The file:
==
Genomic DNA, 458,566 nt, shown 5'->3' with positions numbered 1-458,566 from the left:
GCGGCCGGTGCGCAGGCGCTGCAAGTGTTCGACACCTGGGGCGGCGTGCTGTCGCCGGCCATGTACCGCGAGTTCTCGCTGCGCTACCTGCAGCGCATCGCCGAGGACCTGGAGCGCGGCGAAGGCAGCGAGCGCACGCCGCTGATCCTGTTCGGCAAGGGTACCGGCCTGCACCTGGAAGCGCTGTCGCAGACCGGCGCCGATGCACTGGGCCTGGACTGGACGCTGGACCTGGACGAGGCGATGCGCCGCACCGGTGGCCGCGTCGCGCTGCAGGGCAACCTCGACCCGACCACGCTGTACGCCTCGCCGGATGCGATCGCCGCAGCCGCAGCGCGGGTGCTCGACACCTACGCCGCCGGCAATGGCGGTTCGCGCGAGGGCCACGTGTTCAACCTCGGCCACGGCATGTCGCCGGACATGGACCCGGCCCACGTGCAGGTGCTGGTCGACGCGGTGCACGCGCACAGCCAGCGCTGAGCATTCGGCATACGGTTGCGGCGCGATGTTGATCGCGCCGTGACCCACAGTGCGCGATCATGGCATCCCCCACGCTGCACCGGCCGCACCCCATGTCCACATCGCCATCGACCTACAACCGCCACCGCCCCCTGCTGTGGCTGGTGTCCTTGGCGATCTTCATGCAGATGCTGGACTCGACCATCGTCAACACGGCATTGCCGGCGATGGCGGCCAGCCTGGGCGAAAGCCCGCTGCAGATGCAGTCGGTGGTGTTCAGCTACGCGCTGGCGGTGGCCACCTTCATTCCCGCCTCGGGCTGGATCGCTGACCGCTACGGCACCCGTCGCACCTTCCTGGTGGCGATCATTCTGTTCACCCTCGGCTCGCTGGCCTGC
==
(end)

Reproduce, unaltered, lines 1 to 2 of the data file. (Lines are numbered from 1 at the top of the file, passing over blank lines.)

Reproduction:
Genomic DNA, 458,566 nt, shown 5'->3' with positions numbered 1-458,566 from the left:
GCGGCCGGTGCGCAGGCGCTGCAAGTGTTCGACACCTGGGGCGGCGTGCTGTCGCCGGCCATGTACCGCGAGTTCTCGCTGCGCTACCTGCAGCGCATCGCCGAGGACCTGGAGCGCGGCGAAGGCAGCGAGCGCACGCCGCTGATCCTGTTCGGCAAGGGTACCGGCCTGCACCTGGAAGCGCTGTCGCAGACCGGCGCCGATGCACTGGGCCTGGACTGGACGCTGGACCTGGACGAGGCGATGCGCCGCACCGGTGGCCGCGTCGCGCTGCAGGGCAACCTCGACCCGACCACGCTGTACGCCTCGCCGGATGCGATCGCCGCAGCCGCAGCGCGGGTGCTCGACACCTACGCCGCCGGCAATGGCGGTTCGCGCGAGGGCCACGTGTTCAACCTCGGCCACGGCATGTCGCCGGACATGGACCCGGCCCACGTGCAGGTGCTGGTCGACGCGGTGCACGCGCACAGCCAGCGCTGAGCATTCGGCATACGGTTGCGGCGCGATGTTGATCGCGCCGTGACCCACAGTGCGCGATCATGGCATCCCCCACGCTGCACCGGCCGCACCCCATGTCCACATCGCCATCGACCTACAACCGCCACCGCCCCCTGCTGTGGCTGGTGTCCTTGGCGATCTTCATGCAGATGCTGGACTCGACCATCGTCAACACGGCATTGCCGGCGATGGCGGCCAGCCTGGGCGAAAGCCCGCTGCAGATGCAGTCGGTGGTGTTCAGCTACGCGCTGGCGGTGGCCACCTTCATTCCCGCCTCGGGCTGGATCGCTGACCGCTACGGCACCCGTCGCACCTTCCTGGTGGCGATCATTCTGTTCACCCTCGGCTCGCTGGCCTGC